These trends tell us you cannot silence people who think differently from you. To cite Dr. Jordan B. Peterson “Making hate speech go away does not make hate go away.” Stopping people from talking is like stopping them from thinking. Sure, freedom of speech might not automatically make it okay to say certain things. But if we censor and hide racist or sexist opinions it means they will grow underground and eventually punch us in the face before we had a chance to address them. We need to remember that words are just words and treat them as such. They might hurt your feelings, but being offended by words is a choice not a mandatory reaction. We need to learn to look beyond the person saying the words, rather than the words themselves. Your hurt feelings should not impact someone else’s right to speak their mind.
Freedom of speech does not exist for people to only say the “right” things. We cannot always be comfortable by turning a blind eye towards reality. If controversial opinions and attitudes aren’t being expressed with words, what is the next step? Violence. Or even worse these voices end up in forums where xenophobic discussions can flourish and grow without being challenged. If your thoughts deviate from the norm and you express them in a respectable manner people should listen. The more the opinions deviate from each other, the stronger the weapon we can build against prejudice, and the better we can understand other people. And the better we can understand people’s fears and concerns the better we can tackle them by providing the right information, education and solution.
By not opening up the discussion we are giving the extremist groups the power - on both sides of the fence. It means they’ve won. It means they will elect a president who speaks their language, because they haven’t had a chance to publicly express themselves without being silenced. And we have not given ourselves the opportunity to challenge their views to provide a better solution to their fear. If you silence and shame people who have worldviews that deviate from yours, you are just as close-minded as them. Let people talk, no matter how stupid you think their words are. Don’t silence them, instead invite them for a discussion.
We need to accept and respect that fear is a factor. And that it’s not irrational. Fear is a natural reaction in a world where terrorism is increasingly knocking on our front door. People are right to be worried about Islamism. Most people know this but it has become taboo to speak of because you will be silenced and deemed racist if you do. Our elected politicians cannot even talk about these issues for what they are and have to blame them on other issues that sound less xenophobic. If you have grown up in a civilized society where one trusts one’s neighbor, where one can leave the door unlocked at night, where one’s children can walk safely to school alone and suddenly an outside civilization threatens your way of life, being scared is a natural reaction. We live peacefully not because we are more peaceful, but because, for thousands of years, we have worked hard to get here. We can easily lose it if we do not dare talk about the real issues. Democracy needs to be taught and we need to stop naively assuming that this will come natural to everyone in the world.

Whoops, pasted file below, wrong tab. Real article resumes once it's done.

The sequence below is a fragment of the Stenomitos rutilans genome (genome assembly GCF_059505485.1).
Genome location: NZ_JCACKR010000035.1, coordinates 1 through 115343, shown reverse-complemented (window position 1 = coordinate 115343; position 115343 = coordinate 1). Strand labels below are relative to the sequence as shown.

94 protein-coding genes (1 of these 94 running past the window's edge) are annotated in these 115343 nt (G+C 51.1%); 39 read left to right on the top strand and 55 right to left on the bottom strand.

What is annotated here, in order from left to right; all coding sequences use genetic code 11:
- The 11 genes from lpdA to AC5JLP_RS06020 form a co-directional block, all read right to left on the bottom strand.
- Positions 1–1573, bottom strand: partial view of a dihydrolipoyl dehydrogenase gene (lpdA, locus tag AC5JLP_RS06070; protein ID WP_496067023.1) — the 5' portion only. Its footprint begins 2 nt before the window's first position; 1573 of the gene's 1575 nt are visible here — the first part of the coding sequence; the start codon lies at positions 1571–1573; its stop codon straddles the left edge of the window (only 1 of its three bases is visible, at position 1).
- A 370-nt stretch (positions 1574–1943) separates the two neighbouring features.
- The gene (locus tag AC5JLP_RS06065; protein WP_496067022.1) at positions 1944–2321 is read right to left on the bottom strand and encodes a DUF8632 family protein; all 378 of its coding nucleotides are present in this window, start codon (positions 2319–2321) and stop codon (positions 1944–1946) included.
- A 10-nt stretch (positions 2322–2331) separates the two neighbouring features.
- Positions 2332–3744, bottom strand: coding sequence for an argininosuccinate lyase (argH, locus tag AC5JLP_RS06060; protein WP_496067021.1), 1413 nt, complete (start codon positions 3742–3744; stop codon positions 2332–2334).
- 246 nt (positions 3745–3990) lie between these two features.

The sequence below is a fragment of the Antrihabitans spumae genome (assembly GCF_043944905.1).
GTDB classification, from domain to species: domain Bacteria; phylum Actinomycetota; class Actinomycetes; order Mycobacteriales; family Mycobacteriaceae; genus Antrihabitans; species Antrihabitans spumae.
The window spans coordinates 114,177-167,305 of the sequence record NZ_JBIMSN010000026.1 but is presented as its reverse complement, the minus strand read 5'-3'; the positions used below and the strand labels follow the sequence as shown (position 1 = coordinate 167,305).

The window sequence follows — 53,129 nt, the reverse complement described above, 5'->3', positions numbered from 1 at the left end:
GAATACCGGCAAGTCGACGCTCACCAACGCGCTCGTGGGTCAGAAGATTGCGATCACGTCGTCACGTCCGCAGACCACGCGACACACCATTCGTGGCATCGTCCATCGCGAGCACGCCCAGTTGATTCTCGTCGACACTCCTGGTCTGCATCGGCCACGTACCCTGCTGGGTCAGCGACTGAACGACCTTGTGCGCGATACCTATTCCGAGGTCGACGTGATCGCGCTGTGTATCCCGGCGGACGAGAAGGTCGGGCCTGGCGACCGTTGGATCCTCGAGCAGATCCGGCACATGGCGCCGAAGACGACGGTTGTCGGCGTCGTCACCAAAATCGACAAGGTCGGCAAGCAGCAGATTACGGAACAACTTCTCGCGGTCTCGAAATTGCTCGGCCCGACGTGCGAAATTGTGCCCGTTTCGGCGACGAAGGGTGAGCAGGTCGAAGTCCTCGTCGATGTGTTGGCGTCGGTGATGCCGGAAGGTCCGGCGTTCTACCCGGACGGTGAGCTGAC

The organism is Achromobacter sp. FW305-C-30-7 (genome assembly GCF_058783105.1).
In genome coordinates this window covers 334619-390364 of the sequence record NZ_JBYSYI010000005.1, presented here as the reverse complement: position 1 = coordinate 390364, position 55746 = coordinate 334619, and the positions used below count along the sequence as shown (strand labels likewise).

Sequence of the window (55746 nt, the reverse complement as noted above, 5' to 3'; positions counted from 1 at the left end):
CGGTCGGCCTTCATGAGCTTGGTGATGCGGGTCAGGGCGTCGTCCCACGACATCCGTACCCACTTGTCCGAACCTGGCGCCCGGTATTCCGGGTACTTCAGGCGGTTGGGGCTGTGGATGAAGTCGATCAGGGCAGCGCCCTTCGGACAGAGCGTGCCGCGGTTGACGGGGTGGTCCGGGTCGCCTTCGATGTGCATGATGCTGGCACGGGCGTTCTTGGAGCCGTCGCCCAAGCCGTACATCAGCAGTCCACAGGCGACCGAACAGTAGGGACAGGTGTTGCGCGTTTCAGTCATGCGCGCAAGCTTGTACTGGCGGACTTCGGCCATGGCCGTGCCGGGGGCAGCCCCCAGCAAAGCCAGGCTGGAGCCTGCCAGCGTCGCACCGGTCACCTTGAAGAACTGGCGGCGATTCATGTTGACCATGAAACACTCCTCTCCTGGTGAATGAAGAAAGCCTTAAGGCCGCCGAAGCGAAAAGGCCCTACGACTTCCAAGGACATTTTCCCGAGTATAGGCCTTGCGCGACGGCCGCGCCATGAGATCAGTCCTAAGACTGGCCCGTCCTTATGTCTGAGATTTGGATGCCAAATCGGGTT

We are always going to be scared of what we don’t understand and we should be able to criticize what we don’t understand. But we also have to invite people from all groups to the discussion. Having an open attitude will lead to new perspectives and better understanding of the thought processes of other people. It will help us say “I understand where you are coming from but…” even if we do not agree with what the other person is saying or doing.
Imagine if we historically silenced norm deviating opinions as we are today, perhaps the world would still be flat, slavery would still exists and women would not be allowed to vote. This is how important the freedom to express ones opinion has been throughout history. It’s what has driven us forward. And it is the only thing that will keep driving us forward.